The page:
Changes in Inherited IRA Rules

February 17, 2020

At the end of 2019, new laws arose that may affect people who have traditional IRAs. These regulations happened relatively quickly, but many with estate plans and trusts took notice.

Specifically, the rules and language governing what happens to IRA accounts after they are inherited have been updated. Though not everyone with an IRA needs to revise their estate plan documents, all IRA holders should be aware of the legal updates and potential ramifications.

Limitations on Received Assets

A popular way to help defray and reduce IRA-related taxes, as well as shield the assets from creditors and ex-spouses, has been to deliver the assets in small amounts post-inheritance. This approach enables the recipient to receive benefits over time, including over the course of the beneficiary’s life. For instance, a beneficiary could expect a predictable amount of income from the IRA benefits. The beneficiary could then designate where to put that income over a lifetime, such as into another tax-deferred vehicle.

Now, the laws constrict the IRA delivery time to no more than 10 years with a few exceptions. The 10 years begins when the original IRA holder passes away. The only exceptions to the 10-year rule are spouses and disabled beneficiaries. Minor children who become beneficiaries have a little more time; they do not have to take the full IRA benefits until a decade after turning 18 years old.

Conduit Trusts Affected by Inherited IRA Rules

Due to the changes of IRA rules, people should review their papers if they previously worked with estate attorneys to construct conduit trusts. A conduit trust, sometimes called a see-through trust, enables all the IRA distributions to pass immediately from trustee to beneficiary at the time of the IRA holder’s death.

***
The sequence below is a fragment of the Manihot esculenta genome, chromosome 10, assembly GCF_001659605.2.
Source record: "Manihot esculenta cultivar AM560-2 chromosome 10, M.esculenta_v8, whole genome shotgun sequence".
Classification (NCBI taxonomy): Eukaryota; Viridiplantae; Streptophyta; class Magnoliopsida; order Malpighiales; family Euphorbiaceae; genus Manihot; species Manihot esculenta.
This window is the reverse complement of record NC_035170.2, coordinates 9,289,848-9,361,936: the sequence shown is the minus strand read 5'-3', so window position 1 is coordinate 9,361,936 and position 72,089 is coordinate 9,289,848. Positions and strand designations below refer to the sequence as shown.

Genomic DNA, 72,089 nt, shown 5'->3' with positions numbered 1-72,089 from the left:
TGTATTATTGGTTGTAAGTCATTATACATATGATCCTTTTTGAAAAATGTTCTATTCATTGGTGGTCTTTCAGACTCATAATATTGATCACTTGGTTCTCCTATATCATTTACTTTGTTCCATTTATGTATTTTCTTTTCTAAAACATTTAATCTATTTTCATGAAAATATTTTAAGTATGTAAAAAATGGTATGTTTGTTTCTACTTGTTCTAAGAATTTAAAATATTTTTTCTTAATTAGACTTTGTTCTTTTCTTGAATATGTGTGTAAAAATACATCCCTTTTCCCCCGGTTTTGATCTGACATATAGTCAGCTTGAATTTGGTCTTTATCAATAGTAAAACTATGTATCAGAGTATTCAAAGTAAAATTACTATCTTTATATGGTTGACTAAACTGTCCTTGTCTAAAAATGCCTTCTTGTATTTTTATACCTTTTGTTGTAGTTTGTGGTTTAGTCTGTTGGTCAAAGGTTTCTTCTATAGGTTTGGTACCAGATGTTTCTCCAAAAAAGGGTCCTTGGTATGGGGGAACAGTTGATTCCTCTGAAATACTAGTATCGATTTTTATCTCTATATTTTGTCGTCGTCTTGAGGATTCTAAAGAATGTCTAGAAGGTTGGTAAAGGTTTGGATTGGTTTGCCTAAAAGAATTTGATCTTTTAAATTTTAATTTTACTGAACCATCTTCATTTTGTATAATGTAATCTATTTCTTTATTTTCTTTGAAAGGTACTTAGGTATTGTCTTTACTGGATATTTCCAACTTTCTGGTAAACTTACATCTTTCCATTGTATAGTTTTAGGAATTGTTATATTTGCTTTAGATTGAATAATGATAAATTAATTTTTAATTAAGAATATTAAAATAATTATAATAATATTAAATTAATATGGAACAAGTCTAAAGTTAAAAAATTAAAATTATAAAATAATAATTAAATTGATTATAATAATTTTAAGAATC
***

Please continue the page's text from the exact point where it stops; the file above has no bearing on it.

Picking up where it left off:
The trustee could send assets at designated times to the beneficiary for life. However, the new 10-year cap on beneficiary asset receipts could make a conduit trust less attractive for some IRA policyholders who counted on their beneficiaries to obtain little money at a time.

When to Change Estate Plans

Some IRA holders with estate plans may not find these changes too worrisome. For instance, an IRA holder with a small amount of assets might not have anticipated stretching out the delivery of assets to beneficiaries. On the other hand, people who have significant amounts of money in their IRAs or want to protect beneficiaries from inheritance problems with a revised trust could be more impacted.

An estate lawyer’s main goal should be to protect and preserve the client’s estate in the best way possible for the current IRA holder and any designated beneficiaries of the IRA asset distributions. Even if an individual is certain the new IRA regulations will not affect an existing estate plan or trust, the individual may want to get a second opinion. Life changes, such as remarriage, divorce, or beneficiary health concerns, could make altering some estate plan documents essential.

Media Estate Lawyers at Eckell, Sparks, Levy, Auerbach, Monte, Sloane, Matthews & Auslander, P.C. Revise Estates and Trusts for Clients to Ensure Wealth Passes to Beneficiaries

If you have concerns about current wills, trusts, and estates, our dedicated lawyers will assist you with your needs. Our experienced Media estate lawyers at Eckell, Sparks, Levy, Auerbach, Monte, Sloane, Matthews & Auslander, P.C. will help you with the new IRA beneficiary changes and any other concerns you may have. Contact us online or call us at 610-565-3701 for a free consultation about your case. Located in Media and West Chester, Pennsylvania, we also serve clients in Delaware County, Chester County, and Montgomery County.